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2 New Members Elected to Jefferson County School Board, 1 Longtime Member Defeated

Two new faces will join the seven-member Jefferson County Board of Education following Tuesday’s election.

One long-time incumbent lost to a challenger. Two incumbent candidates were re-elected and one retired member was replaced—all the winners were endorsed by the Jefferson County Teachers Association. 

In District 3, Stephanie Horne will take over for Debbie Wesslund, who is retiring.

With all precincts reporting, Horne narrowed beat out Angela Moorin, 38 to 36 percent respectively. Jan Sholtz, Lee Bailey and Louis Scarpenelli also ran for the seat.  Horne had the help of endorsements from Wesslund and the Jefferson County Teachers Association. She is a parent and real estate attorney.

Horne previously responded to a WFPL questionnairesaying the charter school debate is best left up to states, which set the law, “however, I will advocate to retain local control via JCPS board if any proposed legislation is considered by our state legislature."

She also said that all of State Auditor Adam Edelen’s recommendations earlier this year following an audit should be implemented. In response to a question about the district's lowest performing schools said, “we need to focus on the mechanics, such as reducing class size, textbooks, and increasing the instructional portion of the budget.”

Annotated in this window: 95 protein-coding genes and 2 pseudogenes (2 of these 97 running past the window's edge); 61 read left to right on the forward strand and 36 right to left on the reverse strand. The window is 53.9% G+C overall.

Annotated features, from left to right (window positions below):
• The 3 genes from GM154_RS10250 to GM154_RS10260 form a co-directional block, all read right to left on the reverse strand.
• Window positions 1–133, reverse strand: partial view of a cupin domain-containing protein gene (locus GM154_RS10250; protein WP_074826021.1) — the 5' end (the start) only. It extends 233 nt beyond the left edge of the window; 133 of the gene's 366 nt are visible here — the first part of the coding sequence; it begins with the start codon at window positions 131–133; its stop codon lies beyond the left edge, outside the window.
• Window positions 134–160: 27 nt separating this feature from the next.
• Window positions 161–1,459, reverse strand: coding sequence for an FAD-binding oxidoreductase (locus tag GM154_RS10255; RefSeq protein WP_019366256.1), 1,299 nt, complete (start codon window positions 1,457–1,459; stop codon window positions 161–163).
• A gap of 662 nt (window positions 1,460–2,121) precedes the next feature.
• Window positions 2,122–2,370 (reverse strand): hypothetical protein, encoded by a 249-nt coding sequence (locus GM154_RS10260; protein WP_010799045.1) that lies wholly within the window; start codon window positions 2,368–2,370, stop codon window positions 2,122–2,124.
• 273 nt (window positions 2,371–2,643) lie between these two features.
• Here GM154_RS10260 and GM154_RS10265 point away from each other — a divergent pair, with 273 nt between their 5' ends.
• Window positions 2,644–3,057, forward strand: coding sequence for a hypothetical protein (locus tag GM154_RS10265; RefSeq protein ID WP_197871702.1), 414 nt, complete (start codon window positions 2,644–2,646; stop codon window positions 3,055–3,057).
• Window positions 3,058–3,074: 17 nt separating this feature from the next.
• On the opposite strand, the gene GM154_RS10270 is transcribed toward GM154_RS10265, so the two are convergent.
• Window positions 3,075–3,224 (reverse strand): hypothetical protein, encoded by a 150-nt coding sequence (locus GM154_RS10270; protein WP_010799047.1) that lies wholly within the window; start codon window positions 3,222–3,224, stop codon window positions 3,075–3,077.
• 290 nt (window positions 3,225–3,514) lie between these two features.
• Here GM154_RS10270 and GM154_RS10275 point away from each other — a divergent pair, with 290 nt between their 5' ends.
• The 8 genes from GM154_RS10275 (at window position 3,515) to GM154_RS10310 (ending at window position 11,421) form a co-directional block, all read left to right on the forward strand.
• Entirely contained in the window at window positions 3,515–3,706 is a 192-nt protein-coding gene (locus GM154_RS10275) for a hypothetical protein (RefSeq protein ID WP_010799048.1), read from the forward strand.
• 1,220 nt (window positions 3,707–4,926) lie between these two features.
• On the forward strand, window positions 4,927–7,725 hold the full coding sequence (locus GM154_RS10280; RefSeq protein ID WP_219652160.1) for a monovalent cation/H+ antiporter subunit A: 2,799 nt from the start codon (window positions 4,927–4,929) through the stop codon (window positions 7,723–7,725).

District 3 covers northeastern Jefferson County.

In District 6, covering central Jefferson County including the Newburg neighborhood, Lisa Willner received 54 percent of the vote, beating out longtime incumbent Carol Haddad, who first served on the JCPS board in 1976.

“I’m excited. Mainly I’m grateful for the support,” Willner told WFPL.

Willner, among others, and ran a campaign that leaned heavily on a state audit calling Jefferson County Public Schools’ central administration a “bloated bureacracy.”

“I think there are still questions to be answered," she said.

Willner previously told WFPL ina questionnaire that among her top priorities are creating, “responsible leadership and financial transparency to restore the public trust.”

Willner, a licensed psychologist, is against charter schools and said there needs to be a reevaluation of the district's funding and staffing priorities.

“I think new board members do make a difference. I think we saw that the last election cycle when new board members came on that  it changed the dynamic of the board. There was a more future-oriented way of looking at things," said Willner.

In response to what priorities, specifically, JCPS should implement regarding the state auditor’s recommendation, Willner said:

“Ensuring financial transparency, through improved navigability of the JCPS website, and putting all financial information online. Eliminating outdated, costly, and inefficient operations, such as JCPS’ central warehousing system, which could save $3 million per year.”

In District 5, covering southern Jefferson County, incumbent candidate Linda Duncan kept her seat with 64 percent of the vote.

Duncan, who also received support from the JCTA, has served on the board since 2006.

“The record of service and the record of progress that the district’s made, I think, went a long way in this particular race,” she said.

Duncan said there will be a need to get the new board members up to speed to deal with issues the district faces Of Haddad's defeat, she said: “that’s going to be a difficult loss.”

District 1 board chair Diane Porter ran unopposed. Porter has been on the board since 2010, when she was appointed by Kentucky Education Commissioner Terry Holliday. She won election later that same year.